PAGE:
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Scleroderma Information - What is Scleroderma Disease and Scleroderma Prognosis?

The skin, being the largest organ in the human body and the most exposed part, is prone to a myriad of diseases. And since it is the one which is most visible, we tend to care and focus on it more than we do the other parts. One such disease less known by most of us is scleroderma. Perhaps it is because the name itself is scientific sounding and understanding it may be out of the laymen's reach.

Anyway, scleroderma is an unusual, chronic disease due to too much deposit of collagen in the skin or other organs. If we remember, collagen is a type of protein that acts as glue in the connective tissues in the joints. Well, this protein in itself is important so our bodies can move with ease, yet too much could also mean sickness. Such illness is called scleroderma. This skin disorder is not necessarily fatal especially the localized type, but it could lead to other complications involving significant parts of the body like the heart, kidney, lung or the intestinal tract.

Scleroderma Complications  -  Symptoms and Treatment of Scleroderma


Although it affects the skin, giving it a discolored pigment and scaly appearance, it could also profoundly affect other parts of the body like the blood vessels, making it more visible and weaken limbs as well. It's also a matter of which case of scleroderma you are referring to. Two factors involved in its development are the total area affected by the disease and the internal level involvement just underneath the skin. As mentioned earlier, there is discoloration of hands and feet as a reaction to coldness. This is what doctors call, Raynaud's phenomenon, which is a vascular symptom evident in the toes and fingers of the patient. This can even to lead to painful ulcers in the skin. Systemic sclerosis, which is a general type, can be manifested as calcinosis, often visible in the elbows, joints, and knees.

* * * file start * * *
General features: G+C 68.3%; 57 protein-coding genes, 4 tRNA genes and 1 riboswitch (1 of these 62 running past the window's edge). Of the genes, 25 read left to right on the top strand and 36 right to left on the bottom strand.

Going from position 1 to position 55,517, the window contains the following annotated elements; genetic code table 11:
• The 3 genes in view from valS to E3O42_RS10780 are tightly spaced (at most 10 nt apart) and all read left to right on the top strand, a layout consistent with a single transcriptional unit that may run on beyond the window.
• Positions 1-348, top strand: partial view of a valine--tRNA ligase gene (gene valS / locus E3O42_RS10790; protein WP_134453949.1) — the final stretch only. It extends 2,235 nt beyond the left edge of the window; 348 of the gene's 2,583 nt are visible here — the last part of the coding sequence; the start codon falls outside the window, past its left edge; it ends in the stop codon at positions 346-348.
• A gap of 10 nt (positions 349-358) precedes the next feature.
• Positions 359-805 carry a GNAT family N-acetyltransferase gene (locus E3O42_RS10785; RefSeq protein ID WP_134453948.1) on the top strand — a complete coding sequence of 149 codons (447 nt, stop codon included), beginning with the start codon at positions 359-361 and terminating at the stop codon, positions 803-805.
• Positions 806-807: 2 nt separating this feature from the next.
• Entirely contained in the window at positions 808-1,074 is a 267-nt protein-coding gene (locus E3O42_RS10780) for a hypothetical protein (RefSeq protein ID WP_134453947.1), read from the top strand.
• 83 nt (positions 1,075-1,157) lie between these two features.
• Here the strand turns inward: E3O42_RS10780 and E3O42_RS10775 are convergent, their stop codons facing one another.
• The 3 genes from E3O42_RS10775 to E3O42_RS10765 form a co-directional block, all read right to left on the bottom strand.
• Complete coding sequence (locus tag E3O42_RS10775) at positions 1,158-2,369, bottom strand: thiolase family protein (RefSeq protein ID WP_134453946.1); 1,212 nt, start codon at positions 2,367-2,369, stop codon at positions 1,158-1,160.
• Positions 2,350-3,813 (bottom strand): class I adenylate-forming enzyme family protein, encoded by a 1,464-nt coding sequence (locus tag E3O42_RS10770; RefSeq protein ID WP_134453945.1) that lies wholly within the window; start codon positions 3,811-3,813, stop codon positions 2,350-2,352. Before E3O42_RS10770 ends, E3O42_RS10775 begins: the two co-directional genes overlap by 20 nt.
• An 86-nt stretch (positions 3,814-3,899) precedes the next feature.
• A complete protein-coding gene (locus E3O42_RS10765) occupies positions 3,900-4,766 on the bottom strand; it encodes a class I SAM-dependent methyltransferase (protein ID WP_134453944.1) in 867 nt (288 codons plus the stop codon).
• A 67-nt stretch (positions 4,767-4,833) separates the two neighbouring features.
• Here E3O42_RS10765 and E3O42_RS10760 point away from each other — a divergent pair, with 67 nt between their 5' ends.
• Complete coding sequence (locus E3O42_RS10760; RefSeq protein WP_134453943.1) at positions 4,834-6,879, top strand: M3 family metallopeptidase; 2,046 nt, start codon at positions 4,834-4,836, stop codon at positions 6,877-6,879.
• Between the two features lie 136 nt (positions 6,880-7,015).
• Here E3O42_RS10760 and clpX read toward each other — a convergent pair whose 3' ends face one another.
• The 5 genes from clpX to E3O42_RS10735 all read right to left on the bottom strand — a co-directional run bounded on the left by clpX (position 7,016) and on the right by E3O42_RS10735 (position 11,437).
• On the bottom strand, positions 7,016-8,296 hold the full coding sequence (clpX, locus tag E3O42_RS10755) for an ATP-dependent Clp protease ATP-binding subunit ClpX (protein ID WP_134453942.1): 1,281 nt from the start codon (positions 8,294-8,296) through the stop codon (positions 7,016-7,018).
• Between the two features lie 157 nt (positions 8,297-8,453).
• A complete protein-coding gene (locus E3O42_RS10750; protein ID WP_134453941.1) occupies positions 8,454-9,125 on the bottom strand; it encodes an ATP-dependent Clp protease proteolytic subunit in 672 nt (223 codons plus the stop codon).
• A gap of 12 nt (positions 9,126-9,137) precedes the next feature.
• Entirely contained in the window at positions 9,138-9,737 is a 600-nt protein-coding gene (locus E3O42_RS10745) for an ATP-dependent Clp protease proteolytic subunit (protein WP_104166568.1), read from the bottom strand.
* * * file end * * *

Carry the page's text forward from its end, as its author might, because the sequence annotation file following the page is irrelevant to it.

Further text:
Aside from the above mentioned symptoms, others include elevated blood pressure leading to kidney damage, headache, fatigue, and even stroke. Another complication also involves the lungs making it more tense than normal. Breathing is also, thus, affected. Scleroderma, which is also referred to as hard skin, could even affect the digestive tract. This is usually seen in the intestines where diarrhea and constipation are the common manifestations. Worse, it could lead to fecal clogging, causing infection even to this part.

Pathologists are still debating on the real causes of this disease. Nevertheless, the body's overproduction of collagen is seen as the cause of this bodily disorder. Thus, doctors simply recommend that a patient must control its symptoms and improve one's overall health conditions. A patient can use moisturizers and corticosteroid provided it be done under medication. Of course, a healthy, balanced diet and regular exercise to better blood flow conditions are the best ways to curb the disease right out of your fingertips.